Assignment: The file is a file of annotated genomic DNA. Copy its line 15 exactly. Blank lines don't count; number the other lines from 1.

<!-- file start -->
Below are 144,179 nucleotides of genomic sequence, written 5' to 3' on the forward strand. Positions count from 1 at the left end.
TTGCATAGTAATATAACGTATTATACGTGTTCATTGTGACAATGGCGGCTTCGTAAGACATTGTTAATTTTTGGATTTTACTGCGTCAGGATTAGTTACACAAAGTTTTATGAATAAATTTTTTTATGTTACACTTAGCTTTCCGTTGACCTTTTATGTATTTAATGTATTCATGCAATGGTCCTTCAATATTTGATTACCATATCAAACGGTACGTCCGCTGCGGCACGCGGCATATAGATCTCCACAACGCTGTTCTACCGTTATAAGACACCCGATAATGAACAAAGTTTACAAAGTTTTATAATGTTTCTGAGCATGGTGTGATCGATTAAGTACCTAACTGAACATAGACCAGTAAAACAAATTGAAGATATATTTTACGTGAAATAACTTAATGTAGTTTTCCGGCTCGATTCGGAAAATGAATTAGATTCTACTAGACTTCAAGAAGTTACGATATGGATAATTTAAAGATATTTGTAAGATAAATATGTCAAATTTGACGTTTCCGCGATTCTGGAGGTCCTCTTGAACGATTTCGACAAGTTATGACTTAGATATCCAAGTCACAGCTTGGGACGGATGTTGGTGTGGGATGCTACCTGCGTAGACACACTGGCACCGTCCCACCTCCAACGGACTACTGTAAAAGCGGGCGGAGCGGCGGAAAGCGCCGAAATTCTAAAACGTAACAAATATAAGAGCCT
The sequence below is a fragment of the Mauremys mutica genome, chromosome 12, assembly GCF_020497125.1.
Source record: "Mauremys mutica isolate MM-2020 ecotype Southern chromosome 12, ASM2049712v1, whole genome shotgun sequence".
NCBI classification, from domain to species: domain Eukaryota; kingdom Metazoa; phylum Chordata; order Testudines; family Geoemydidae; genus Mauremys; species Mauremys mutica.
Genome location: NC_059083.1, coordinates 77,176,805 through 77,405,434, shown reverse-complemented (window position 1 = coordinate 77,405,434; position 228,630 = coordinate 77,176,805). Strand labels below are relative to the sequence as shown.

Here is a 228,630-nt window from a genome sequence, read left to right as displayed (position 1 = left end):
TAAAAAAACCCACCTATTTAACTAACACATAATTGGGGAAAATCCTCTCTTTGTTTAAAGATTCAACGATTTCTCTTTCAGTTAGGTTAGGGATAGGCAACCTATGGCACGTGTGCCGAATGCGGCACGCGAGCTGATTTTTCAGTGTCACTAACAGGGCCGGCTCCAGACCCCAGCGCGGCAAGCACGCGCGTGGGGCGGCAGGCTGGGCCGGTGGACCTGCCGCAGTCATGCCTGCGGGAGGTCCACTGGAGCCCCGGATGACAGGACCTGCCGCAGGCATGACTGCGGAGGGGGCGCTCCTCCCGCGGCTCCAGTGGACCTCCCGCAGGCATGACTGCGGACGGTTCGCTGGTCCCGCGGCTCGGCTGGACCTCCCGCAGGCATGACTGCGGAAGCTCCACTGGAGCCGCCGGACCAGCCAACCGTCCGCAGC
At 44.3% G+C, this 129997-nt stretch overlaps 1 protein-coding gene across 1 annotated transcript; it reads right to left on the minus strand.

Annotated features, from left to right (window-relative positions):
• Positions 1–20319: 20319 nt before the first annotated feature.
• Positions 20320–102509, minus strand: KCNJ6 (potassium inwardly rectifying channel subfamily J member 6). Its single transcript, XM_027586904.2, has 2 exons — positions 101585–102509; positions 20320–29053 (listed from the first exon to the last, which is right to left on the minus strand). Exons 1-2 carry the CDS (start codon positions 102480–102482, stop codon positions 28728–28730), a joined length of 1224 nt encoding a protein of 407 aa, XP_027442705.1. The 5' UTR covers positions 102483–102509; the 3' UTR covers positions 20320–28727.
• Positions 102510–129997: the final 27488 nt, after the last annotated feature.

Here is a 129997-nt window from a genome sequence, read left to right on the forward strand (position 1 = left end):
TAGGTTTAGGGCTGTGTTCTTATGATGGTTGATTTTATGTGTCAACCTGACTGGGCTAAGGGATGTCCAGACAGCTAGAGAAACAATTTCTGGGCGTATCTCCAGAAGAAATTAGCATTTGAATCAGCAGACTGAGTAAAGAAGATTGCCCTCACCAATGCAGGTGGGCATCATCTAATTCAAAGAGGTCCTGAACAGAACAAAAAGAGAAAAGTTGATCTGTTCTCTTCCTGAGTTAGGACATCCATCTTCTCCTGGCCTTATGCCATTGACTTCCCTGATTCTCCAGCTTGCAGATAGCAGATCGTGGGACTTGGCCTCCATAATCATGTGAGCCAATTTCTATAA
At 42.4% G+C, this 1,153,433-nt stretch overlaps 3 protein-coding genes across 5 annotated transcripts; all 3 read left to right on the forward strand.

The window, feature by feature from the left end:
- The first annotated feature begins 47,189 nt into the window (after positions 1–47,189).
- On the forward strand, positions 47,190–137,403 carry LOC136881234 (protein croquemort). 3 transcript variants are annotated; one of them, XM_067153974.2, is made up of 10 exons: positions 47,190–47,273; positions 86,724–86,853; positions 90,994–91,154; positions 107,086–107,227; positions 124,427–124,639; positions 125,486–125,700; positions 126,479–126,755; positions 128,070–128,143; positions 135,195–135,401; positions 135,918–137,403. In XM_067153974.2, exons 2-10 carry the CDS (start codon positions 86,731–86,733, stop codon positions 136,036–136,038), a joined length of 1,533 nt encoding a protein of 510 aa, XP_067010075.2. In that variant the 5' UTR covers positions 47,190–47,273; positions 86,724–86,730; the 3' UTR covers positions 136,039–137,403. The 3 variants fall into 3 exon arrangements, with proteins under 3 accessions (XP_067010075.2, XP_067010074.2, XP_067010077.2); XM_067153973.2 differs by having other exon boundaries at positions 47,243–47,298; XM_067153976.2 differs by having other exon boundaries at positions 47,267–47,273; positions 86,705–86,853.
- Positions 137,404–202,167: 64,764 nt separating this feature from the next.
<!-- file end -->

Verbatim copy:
TAGGTTTAGGGCTGTGTTCTTATGATGGTTGATTTTATGTGTCAACCTGACTGGGCTAAGGGATGTCCAGACAGCTAGAGAAACAATTTCTGGGCGTATCTCCAGAAGAAATTAGCATTTGAATCAGCAGACTGAGTAAAGAAGATTGCCCTCACCAATGCAGGTGGGCATCATCTAATTCAAAGAGGTCCTGAACAGAACAAAAAGAGAAAAGTTGATCTGTTCTCTTCCTGAGTTAGGACATCCATCTTCTCCTGGCCTTATGCCATTGACTTCCCTGATTCTCCAGCTTGCAGATAGCAGATCGTGGGACTTGGCCTCCATAATCATGTGAGCCAATTTCTATAA